Without Emotions, Art is Just a Picture

Art therapy is just art unless you are allowing yourself to truly integrate your emotions into your art. Hopefully, you have been reading this blog with the intent of exploring your emotions through art. Sometimes this can be complicated because you may have subconsciously created something that may be hard for you to comprehend. So you should always take time to reflect on what you have created.

Upon reflection, you may find that your creation has a pretty straight-forward meaning, dominated by one emotion. Or you may have found that you created something just to relax through the process of creating it. Some pieces may have a more complex meaning that you must discover.

This is the stage of art therapy that is most helpful to have assistance from an art therapist. However, you can deduce some things on your own. First, consider how you felt while creating the piece: was there a certain emotion or set of emotions that you felt while you worked on it?

Most art has symbolism built into it. Art created for a therapeutic value is no exception. If you look hard at your art, you may find that you have integrated symbols into the images and colors that you have chosen. These symbols are extremely important, but can be hard to see easily. Some symbols are universal, but others are difficult to interpret because only you can see what they mean. Creating a personal color wheel can be extremely helpful in this step! Instructions can be found here.

Some other questions to consider while looking at your art:

  • What did you like most about the picture?
  • Did something take up a disproportionate amount of space in the picture?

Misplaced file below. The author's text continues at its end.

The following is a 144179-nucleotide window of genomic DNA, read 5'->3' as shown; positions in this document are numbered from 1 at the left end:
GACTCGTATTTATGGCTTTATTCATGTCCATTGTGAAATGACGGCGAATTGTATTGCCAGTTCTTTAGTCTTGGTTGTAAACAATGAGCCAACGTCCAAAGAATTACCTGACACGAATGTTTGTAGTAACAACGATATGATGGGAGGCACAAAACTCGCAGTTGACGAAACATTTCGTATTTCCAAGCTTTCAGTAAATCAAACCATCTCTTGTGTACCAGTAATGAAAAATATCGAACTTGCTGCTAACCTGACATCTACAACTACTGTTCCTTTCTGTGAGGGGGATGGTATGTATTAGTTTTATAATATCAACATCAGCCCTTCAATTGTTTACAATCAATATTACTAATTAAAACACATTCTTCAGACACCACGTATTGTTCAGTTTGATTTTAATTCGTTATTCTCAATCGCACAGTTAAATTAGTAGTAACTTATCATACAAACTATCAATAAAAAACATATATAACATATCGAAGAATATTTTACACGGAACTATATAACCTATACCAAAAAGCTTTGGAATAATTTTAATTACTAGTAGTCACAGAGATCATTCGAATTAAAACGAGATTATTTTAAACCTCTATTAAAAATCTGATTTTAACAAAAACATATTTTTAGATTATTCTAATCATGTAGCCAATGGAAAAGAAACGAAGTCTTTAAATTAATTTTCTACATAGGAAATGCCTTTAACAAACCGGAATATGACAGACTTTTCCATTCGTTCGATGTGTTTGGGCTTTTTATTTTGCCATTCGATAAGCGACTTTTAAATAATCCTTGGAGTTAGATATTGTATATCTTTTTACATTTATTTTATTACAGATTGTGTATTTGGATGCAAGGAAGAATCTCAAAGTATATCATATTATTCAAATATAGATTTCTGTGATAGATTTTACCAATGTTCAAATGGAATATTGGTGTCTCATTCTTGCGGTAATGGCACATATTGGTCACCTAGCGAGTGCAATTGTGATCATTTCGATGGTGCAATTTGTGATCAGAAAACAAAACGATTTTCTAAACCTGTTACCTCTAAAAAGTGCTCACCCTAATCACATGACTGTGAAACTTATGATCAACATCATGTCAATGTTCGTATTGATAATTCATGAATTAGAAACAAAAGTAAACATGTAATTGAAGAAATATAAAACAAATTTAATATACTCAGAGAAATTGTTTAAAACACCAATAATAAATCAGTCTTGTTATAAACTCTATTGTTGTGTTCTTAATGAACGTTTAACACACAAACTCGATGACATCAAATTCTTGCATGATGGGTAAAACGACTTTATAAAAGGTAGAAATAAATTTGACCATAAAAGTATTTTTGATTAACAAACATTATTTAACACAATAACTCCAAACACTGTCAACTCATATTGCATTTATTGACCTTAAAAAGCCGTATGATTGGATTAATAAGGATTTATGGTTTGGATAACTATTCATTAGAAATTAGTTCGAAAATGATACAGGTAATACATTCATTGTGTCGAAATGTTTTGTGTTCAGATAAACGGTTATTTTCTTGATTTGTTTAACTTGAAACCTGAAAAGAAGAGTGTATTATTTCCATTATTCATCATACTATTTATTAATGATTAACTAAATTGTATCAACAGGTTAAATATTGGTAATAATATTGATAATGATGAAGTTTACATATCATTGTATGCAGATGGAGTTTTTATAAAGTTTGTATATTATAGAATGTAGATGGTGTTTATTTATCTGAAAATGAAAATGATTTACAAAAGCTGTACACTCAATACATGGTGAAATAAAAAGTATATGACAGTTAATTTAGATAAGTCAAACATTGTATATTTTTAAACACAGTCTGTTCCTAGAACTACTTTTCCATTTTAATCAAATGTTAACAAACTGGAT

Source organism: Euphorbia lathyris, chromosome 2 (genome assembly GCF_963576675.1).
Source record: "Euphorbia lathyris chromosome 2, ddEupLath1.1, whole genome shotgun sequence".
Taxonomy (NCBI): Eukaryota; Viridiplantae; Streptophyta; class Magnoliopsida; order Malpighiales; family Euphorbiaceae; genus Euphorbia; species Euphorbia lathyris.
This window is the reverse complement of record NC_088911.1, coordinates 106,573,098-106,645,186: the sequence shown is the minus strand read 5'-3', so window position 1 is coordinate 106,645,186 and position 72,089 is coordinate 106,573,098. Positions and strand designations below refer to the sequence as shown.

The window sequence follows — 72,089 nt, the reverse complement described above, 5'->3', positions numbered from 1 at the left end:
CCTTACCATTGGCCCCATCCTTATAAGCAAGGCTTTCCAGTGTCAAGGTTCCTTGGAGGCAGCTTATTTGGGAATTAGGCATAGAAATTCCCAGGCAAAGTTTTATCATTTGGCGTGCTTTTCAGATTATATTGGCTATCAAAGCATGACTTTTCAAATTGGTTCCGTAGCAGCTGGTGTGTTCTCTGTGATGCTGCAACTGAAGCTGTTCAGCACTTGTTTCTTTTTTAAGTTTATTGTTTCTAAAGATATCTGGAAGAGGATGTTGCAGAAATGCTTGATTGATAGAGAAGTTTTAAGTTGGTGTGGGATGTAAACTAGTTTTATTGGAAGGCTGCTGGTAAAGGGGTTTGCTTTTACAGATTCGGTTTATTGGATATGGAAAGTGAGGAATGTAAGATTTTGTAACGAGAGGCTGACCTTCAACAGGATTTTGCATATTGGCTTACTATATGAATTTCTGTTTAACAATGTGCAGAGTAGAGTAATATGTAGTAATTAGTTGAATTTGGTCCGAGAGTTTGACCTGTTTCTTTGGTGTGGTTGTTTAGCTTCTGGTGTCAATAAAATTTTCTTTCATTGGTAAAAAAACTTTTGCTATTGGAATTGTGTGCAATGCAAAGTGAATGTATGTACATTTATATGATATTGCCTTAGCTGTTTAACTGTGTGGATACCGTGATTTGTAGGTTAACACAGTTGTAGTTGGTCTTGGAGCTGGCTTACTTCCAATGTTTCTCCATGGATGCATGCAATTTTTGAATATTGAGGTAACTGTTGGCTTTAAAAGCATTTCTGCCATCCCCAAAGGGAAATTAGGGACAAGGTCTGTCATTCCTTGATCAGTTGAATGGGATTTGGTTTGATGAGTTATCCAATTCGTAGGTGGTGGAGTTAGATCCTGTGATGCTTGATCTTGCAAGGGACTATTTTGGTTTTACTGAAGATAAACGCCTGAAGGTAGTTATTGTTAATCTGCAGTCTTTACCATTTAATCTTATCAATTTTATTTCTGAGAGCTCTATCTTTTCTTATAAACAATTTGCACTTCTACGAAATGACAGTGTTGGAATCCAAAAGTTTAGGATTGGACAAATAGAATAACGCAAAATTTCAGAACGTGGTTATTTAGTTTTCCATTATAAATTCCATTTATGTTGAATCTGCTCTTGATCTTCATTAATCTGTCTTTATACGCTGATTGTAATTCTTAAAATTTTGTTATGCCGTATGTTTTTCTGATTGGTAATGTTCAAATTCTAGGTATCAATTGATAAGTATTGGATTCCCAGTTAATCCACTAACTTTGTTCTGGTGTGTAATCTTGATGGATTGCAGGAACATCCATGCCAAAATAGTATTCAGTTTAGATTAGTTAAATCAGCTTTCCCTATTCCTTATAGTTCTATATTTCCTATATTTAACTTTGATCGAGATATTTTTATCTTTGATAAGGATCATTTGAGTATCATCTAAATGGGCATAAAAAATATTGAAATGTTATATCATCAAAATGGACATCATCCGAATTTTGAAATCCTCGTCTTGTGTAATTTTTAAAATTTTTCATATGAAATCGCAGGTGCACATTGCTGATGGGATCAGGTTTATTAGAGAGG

• Is there one color that you used more than others? What does that color mean to you?
  • What do you feel when you look at your picture? Maybe you should take a day to consider this question after some time away from the piece.
  • Is there a part that you are most drawn to? Focus on the symbolism that this particular piece may have for you?

These suggestions are in no way a replacement for a certified art therapist, but they are a good starting point. If you have started thinking that you may want to consider working diligently with an art therapist, there are many places that utilize art therapy in your area. A quick Google search is sure to pull up some qualified therapists in your area. If you do not feel like putting out the money for individual art therapy, there are many groups as well.

If you do not feel comfortable working with an art therapist and you wish to continue working on your own, you should continue to diligently keep an art journal. Good luck my friends!


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